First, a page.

Alexandra Palace, Alexandra Palace Way, Wood Green, N22 7AY (map)
Tel: 0871 984 0002
Nearest Tube : Wood Green
Best pub for a pre-gig drink: The Park Inn
The Alexandra Palace is: A double decker bus
Interesting fact: The world's first public broadcasts of television were made from this site in 1936, and the palace remained the BBC's main transmitting centre until 1956. The antenna mast still stands.
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Alexandra Palace Guide
Venue Guide Alexandra Palace Information
Paradoxically, this beautiful Grade II-listed building is an ugly hulking beast of a live music venue. Difficult to get to, with poor acoustics and disappointing vantage points. Yet somehow this has been the scene of some truly memorable gigs by the likes of Blur, the White Stripes and the Strokes. That is more to do with its size than anything else, it being the venue bands seem to play at that very special moment in their careers when things go supernova.
Impressive from the outside, Alexandra Palace is situated on top of a hill, offering superb views of the London skyline. Entry is via one of two huge but pretty identical looking doors on either side of the venue, so don’t come out of the wrong one and spend an hour looking for your friends like I did. A bit of a pain to get to, I would recommend driving if you have a car, as there are plenty of parking spaces. Alternatively, get the Picadilly line to Wood Green, then the W3 bus which heads up the hill to the Palace entrance.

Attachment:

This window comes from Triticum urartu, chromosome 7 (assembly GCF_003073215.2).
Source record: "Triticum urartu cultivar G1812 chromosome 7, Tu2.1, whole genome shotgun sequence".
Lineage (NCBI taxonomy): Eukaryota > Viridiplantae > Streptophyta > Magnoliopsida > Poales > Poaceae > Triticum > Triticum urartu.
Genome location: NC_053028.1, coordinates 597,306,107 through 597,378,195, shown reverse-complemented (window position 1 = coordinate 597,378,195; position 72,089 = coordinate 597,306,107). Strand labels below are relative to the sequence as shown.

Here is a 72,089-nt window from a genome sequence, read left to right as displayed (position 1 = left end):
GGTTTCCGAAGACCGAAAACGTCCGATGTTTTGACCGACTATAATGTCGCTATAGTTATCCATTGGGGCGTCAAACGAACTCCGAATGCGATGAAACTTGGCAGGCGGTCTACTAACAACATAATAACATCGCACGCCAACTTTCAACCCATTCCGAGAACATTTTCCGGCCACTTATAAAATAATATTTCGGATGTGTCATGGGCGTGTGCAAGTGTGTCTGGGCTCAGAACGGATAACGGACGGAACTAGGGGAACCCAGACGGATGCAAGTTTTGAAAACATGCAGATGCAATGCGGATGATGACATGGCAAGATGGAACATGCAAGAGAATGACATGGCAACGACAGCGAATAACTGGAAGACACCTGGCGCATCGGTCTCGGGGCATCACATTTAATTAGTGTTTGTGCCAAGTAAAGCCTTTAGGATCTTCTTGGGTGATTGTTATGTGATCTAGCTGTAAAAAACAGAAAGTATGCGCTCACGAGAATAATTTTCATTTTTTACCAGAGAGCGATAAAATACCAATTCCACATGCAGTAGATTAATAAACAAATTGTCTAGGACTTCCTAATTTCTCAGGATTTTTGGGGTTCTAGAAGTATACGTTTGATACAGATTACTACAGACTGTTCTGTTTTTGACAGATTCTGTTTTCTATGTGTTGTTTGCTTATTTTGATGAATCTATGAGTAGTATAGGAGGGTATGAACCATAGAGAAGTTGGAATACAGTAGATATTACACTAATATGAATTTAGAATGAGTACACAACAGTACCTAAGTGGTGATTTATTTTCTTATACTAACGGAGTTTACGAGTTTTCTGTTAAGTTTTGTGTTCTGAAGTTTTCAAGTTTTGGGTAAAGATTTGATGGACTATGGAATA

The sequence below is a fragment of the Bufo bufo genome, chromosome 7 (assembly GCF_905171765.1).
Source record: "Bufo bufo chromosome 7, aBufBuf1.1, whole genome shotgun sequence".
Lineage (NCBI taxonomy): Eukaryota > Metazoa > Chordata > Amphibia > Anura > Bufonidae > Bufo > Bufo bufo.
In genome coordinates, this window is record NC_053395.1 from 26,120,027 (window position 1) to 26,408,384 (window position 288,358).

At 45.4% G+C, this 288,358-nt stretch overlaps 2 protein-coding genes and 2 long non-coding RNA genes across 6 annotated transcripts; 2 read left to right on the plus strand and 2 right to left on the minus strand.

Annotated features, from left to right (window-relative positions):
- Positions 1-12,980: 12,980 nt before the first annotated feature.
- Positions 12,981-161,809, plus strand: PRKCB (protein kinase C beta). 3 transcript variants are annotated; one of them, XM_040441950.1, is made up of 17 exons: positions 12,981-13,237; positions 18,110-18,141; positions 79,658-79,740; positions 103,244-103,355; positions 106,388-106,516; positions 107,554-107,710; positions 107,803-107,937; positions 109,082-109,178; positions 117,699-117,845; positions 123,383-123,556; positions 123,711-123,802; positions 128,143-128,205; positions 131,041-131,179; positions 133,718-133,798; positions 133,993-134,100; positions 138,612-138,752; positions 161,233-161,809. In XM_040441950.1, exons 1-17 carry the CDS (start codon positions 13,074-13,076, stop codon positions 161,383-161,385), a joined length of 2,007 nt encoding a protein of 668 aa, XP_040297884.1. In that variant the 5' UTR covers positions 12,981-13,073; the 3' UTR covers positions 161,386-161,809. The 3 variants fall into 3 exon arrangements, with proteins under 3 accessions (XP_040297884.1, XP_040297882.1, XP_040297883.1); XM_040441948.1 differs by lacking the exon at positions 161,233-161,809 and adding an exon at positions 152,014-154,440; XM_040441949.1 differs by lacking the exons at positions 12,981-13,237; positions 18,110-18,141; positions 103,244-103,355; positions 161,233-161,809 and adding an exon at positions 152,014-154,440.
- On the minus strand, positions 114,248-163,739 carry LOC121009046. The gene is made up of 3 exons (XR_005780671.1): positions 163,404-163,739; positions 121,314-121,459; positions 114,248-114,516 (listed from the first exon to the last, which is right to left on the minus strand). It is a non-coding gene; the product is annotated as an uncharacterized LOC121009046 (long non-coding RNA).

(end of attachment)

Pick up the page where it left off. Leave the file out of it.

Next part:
There is a bar next to the venue but if you are early I would recommend drinking in the Park Inn, situated at the bottom of the hill.
Upon entering the venue you walk through an entrance foyer area complete with plants and an attractive water feature. On the left is a large bar with stairs to the toilets in the far corner. Heading through the double doors brings you into the main auditorium, basically just a huge room rather like an aircraft hangar, with similar acoustics.
It is here that the viewing problem becomes apparent; the floor is absolutely flat, and such is the capacity that you cannot really see anything unless you are either at the very front or at the very back. I have genuinely seen concert-goers bring their own box to stand on at the Alexandra Palace.
Haringey Council are currently threatening to sell Alexandra Palace to a commercial developer, and there is no doubt it would be a great shame to lose such a characterful building as a venue. The Ally Pally desperately needs to find a function, but sadly hosting rock concerts is probably not its strong point.
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The cavernous Alexandra Palace
The exterior of the Alexandra Palace is stunning
But you may need binoculars and a stool once inside